Researchers, including Ingrid Johnsrude of Queen’s University in Canada, asked married couples between the ages of 44 and 79 to record themselves reading a script. Then, each participant listened to their partner's recording, as it played simultaneously with a recording of an unfamiliar voice of the same age and gender.
In some instances, they asked the participant to report what the spouse was saying and in others, they asked them to report what the unfamiliar voice was saying.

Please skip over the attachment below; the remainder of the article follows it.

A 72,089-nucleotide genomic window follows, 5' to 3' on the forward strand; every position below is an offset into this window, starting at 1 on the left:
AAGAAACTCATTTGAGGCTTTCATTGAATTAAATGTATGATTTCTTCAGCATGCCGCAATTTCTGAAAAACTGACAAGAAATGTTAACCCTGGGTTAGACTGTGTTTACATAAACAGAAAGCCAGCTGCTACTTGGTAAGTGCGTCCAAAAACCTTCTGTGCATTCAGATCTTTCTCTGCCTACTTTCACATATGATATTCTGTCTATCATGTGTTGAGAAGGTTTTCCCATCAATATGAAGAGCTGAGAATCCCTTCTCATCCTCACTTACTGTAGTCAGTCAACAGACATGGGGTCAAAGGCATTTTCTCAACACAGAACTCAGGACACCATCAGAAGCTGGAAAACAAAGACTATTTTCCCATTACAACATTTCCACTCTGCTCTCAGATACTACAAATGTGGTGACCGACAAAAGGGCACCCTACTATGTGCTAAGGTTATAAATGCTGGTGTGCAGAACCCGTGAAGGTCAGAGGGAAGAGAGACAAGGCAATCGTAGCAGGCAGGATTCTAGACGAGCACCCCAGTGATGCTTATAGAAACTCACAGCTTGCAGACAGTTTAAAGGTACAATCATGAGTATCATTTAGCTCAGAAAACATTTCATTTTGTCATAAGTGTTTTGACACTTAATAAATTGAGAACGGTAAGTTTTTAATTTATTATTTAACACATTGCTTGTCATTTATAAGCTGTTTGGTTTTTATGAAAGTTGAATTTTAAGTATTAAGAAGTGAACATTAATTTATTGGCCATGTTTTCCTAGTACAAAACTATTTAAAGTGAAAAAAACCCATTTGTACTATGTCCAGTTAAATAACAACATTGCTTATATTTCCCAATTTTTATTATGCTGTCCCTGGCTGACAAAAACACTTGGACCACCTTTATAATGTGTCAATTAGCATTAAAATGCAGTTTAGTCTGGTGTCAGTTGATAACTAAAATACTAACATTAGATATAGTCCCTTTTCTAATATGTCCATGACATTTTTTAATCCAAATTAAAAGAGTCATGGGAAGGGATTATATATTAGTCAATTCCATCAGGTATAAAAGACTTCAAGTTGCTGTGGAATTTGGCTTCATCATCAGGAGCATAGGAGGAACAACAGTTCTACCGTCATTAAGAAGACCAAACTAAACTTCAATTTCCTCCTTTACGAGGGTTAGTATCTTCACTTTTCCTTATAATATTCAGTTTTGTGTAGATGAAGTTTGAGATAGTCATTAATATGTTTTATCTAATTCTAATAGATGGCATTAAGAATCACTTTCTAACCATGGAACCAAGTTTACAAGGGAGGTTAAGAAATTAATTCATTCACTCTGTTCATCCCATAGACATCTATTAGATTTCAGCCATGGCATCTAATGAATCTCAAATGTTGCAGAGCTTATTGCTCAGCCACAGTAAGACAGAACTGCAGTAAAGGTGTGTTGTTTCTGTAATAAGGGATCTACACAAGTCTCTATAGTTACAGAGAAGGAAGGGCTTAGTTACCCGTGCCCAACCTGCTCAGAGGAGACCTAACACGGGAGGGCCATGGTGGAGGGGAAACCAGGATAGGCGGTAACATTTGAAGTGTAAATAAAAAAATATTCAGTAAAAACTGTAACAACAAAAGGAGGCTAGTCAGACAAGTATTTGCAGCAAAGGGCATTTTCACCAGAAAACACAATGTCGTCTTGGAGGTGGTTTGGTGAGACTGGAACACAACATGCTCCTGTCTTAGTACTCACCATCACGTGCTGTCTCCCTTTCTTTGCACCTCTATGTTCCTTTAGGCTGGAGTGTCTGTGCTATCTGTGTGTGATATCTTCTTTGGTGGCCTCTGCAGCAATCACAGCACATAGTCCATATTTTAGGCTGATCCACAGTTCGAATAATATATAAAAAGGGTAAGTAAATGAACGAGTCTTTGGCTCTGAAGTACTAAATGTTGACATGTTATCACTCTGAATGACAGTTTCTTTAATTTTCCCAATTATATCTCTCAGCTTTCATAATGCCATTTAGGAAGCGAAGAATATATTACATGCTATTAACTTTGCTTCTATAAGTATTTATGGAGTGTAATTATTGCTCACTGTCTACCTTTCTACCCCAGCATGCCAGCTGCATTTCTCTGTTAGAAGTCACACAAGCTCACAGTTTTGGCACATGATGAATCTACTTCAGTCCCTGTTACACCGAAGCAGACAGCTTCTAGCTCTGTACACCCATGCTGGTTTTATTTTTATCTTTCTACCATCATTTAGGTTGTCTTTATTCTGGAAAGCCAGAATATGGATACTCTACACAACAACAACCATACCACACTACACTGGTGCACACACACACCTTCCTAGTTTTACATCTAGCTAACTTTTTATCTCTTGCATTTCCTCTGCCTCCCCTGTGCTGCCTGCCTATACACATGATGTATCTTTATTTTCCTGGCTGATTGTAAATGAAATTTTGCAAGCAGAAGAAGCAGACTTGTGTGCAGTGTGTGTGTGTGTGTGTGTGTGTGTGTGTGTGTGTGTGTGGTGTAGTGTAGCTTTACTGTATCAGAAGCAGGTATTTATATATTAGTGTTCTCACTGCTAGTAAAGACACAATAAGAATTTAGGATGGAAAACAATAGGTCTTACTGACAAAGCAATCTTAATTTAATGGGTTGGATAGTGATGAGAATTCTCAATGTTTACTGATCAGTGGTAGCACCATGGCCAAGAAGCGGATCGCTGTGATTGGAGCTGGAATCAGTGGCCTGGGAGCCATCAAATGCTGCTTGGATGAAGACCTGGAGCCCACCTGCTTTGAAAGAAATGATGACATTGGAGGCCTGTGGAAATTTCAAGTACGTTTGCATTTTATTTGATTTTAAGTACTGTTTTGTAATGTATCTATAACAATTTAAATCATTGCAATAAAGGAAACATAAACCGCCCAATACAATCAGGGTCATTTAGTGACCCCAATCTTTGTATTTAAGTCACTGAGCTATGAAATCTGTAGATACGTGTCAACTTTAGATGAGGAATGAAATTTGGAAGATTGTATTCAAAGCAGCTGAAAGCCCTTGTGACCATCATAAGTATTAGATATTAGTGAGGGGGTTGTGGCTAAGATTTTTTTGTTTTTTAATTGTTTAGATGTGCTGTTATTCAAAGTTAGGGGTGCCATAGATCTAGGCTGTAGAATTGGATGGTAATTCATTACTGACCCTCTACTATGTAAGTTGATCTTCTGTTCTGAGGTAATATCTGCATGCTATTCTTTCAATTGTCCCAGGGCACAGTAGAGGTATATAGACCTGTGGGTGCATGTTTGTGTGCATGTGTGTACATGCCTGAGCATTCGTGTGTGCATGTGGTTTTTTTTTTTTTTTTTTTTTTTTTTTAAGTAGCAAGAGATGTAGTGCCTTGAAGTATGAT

They found that the subjects performed better at accurately perceiving their spouse's voice over the unfamiliar one.
But when the subjects were asked to focus in on the unfamiliar voice, researchers found that their age came into play. Middle-aged participants were able to more successfully tune out their spouse's voice than the older people in the study.
“The middle-aged adults were able to use what they knew about the familiar voice to perceptually separate and ignore it, so as to hear the unfamiliar voice better,” Johnsrude explained in a press release. She continued, "Middle-age people can ignore their spouse -- older people aren’t able to as much."
Click through the slideshow below for more interesting findings about marriage.